Pottermore invites Harry Potter fans—old and new—to join the Wizarding World Book Club, a free online club to examine and debate every book in the Harry Potter series. To take part in the book club, fans need to read (or reread) a Harry Potter book each month—or over a longer time, as the books grow in length. They can then join in a conversation about the book on Twitter or simply check the Pottermore website to learn more about each story. Each week a new theme from the Harry Potter stories is discussed on Pottermore’s Wizarding World Book Club Twitter page, @WWBookClub.
When I first started teaching 29 years ago, being safe and secure meant having fire drills and locking windows and doors at the end of the day. How times have changed! Today, digital privacy and security have been added to the physical safety of schools. Students are becoming increasingly savvy with technology, but they may not always realize how public their online information is. Because of this, educators must learn how to teach their students online security and safety.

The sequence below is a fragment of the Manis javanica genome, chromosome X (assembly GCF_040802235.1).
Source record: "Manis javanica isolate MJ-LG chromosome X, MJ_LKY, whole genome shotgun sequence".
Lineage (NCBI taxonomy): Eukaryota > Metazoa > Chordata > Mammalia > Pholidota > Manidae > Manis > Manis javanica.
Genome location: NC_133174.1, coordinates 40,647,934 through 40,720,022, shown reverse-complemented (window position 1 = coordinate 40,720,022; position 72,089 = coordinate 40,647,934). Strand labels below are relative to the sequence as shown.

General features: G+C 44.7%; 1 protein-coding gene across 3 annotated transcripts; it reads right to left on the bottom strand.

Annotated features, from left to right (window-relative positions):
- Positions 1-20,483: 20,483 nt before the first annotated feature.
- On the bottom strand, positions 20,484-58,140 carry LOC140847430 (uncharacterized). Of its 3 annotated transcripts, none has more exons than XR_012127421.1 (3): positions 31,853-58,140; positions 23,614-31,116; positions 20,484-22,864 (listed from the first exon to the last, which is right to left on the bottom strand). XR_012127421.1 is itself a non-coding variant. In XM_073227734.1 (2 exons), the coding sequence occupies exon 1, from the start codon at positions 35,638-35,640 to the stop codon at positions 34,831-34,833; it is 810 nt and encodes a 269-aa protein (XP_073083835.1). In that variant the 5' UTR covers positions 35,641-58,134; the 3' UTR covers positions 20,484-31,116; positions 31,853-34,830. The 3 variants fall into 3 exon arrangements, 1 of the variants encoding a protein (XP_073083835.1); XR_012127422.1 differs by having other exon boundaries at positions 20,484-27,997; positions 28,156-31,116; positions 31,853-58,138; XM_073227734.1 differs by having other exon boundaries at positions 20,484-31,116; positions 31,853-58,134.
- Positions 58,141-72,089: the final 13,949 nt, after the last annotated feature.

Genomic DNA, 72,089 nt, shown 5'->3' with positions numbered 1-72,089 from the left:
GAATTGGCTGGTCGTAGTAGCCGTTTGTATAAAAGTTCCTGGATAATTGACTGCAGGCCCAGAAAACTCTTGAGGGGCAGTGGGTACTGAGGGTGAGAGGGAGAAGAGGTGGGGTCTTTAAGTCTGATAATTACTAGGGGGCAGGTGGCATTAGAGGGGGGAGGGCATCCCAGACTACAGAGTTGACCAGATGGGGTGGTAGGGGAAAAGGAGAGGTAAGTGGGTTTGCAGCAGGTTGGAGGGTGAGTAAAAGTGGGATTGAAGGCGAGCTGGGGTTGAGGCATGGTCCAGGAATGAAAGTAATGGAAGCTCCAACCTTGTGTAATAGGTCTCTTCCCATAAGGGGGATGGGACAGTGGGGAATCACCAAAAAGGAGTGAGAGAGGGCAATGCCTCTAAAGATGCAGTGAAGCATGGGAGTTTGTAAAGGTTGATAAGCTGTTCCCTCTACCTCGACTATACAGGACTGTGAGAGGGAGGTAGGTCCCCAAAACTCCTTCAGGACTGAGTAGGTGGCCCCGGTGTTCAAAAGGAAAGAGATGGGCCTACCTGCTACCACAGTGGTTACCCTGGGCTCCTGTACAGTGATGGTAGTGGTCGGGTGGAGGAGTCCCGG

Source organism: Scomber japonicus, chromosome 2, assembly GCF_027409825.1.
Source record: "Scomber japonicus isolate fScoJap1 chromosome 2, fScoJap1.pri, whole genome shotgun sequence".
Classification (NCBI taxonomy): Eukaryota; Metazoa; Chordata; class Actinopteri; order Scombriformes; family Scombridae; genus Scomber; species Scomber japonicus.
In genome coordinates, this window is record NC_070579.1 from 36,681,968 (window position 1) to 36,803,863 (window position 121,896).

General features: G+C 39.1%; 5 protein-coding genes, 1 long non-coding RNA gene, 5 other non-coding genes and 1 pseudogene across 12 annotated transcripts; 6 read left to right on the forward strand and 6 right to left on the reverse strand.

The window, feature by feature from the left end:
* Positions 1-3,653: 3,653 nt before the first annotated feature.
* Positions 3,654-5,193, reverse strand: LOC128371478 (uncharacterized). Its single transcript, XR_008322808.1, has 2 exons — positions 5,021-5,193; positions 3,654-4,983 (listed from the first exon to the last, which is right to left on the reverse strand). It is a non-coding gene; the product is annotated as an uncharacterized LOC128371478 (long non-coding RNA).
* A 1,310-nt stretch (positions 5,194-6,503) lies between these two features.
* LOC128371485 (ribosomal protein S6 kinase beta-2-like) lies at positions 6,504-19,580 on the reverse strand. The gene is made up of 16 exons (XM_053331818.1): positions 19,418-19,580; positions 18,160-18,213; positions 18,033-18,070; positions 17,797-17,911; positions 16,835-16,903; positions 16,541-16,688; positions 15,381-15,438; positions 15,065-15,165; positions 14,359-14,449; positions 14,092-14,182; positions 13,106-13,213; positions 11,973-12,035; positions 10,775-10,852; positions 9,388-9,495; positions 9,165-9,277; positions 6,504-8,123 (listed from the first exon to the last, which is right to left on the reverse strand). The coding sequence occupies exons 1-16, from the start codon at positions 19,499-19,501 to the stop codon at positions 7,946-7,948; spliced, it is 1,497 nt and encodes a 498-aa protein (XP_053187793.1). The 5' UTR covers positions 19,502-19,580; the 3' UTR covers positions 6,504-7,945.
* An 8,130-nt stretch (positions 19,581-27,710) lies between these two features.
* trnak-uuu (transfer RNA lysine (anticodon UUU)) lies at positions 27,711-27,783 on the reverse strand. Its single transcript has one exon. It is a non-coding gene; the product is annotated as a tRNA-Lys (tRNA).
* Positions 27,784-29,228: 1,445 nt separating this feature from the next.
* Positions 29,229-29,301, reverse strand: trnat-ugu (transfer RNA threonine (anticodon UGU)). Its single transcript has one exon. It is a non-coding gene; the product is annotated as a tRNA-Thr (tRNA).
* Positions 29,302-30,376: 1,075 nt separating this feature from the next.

In 1951, a football game inspired what would become a landmark study in psychology. Dartmouth opposed Princeton in a brutal end-of-season match that yielded a broken nose, a broken leg, and a flurry of penalties. The game's lack of sportsmanship became the topic of much public debate, with each side blaming the other for the lack of civility on the field.